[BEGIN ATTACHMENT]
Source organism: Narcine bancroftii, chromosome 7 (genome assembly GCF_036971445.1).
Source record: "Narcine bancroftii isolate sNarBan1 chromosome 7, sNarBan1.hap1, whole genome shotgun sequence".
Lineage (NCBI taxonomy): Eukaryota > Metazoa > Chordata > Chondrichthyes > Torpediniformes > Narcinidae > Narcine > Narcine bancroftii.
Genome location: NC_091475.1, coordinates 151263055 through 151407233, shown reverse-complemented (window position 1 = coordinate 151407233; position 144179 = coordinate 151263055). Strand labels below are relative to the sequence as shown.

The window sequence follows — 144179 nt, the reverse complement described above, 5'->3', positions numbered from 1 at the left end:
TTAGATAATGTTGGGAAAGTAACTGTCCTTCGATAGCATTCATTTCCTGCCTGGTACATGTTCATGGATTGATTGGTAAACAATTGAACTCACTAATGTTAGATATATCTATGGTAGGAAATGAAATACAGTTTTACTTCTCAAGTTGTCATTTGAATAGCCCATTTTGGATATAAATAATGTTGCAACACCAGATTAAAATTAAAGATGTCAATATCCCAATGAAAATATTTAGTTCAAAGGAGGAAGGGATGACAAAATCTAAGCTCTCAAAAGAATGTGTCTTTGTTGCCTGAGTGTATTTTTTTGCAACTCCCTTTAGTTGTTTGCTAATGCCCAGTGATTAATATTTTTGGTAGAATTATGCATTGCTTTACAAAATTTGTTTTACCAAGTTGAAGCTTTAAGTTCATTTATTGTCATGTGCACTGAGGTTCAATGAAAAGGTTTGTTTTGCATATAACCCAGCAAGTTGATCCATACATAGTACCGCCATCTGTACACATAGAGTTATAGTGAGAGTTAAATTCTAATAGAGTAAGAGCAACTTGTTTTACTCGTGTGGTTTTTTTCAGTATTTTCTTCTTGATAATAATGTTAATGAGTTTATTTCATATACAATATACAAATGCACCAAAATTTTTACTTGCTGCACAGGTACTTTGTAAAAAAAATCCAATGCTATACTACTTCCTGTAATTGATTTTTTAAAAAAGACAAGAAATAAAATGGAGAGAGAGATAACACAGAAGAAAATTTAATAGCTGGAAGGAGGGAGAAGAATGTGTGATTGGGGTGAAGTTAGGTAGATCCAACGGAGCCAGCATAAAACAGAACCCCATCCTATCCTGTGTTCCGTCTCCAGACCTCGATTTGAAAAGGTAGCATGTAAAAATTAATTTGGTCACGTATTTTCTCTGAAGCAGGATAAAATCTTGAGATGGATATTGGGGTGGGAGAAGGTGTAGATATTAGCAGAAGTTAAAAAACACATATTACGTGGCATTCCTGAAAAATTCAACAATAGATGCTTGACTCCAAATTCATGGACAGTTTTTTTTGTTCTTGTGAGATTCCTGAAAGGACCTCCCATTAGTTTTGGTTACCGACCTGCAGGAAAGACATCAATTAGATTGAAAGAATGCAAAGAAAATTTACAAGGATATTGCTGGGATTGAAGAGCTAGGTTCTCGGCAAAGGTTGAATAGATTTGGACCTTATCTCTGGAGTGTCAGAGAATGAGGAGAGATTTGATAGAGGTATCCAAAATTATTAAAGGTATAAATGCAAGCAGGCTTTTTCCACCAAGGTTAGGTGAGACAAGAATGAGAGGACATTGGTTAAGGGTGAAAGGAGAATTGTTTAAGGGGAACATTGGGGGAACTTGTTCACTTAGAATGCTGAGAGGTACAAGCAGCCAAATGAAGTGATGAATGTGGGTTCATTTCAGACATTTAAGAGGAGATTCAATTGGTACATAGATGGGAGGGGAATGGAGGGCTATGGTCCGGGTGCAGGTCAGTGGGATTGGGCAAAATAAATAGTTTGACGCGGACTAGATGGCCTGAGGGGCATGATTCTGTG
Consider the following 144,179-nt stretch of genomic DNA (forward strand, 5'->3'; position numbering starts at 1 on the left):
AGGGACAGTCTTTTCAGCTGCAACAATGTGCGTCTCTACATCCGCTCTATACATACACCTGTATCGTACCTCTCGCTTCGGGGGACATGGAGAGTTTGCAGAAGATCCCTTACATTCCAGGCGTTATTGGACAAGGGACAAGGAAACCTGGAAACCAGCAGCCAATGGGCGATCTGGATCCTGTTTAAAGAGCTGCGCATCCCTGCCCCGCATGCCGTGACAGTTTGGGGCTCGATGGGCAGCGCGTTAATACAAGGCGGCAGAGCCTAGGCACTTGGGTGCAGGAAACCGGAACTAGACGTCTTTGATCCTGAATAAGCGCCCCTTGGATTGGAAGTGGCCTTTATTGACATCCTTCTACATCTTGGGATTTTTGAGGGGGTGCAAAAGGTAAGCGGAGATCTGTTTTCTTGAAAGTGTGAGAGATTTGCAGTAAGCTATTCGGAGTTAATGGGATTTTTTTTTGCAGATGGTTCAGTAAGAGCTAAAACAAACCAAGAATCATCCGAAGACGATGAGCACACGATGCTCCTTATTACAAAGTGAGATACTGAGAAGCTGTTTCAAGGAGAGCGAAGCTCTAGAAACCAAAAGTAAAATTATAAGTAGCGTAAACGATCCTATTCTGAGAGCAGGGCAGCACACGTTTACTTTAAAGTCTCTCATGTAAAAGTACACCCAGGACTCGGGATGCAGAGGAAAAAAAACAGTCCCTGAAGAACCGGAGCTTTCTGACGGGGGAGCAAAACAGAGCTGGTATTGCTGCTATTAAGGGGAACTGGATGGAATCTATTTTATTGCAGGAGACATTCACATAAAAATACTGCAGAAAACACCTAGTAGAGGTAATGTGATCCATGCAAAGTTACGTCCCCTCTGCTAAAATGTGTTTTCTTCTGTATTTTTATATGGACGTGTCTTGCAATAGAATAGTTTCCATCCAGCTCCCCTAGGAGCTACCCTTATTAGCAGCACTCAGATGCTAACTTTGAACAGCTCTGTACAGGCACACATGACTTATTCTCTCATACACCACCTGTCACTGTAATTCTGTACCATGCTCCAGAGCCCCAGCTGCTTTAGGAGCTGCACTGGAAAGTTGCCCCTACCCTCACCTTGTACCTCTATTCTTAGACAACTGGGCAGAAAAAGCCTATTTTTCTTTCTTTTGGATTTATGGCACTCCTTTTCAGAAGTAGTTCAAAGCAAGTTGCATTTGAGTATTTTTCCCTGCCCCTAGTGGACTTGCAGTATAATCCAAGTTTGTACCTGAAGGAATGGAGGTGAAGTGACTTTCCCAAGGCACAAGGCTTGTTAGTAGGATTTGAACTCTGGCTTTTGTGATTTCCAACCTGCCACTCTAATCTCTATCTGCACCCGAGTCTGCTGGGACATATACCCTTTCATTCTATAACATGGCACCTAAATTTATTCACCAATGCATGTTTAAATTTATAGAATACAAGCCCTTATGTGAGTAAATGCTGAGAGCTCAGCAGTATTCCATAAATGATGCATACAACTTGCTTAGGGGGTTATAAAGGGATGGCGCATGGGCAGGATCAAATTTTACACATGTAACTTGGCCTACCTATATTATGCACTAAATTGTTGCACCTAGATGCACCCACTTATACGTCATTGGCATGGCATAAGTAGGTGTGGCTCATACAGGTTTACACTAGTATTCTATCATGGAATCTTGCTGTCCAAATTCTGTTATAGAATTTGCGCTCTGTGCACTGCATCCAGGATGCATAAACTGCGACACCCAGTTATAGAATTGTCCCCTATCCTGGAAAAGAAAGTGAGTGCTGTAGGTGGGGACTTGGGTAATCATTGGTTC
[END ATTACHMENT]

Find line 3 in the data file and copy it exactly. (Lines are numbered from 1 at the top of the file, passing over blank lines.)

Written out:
Lineage (NCBI taxonomy): Eukaryota > Metazoa > Chordata > Chondrichthyes > Torpediniformes > Narcinidae > Narcine > Narcine bancroftii.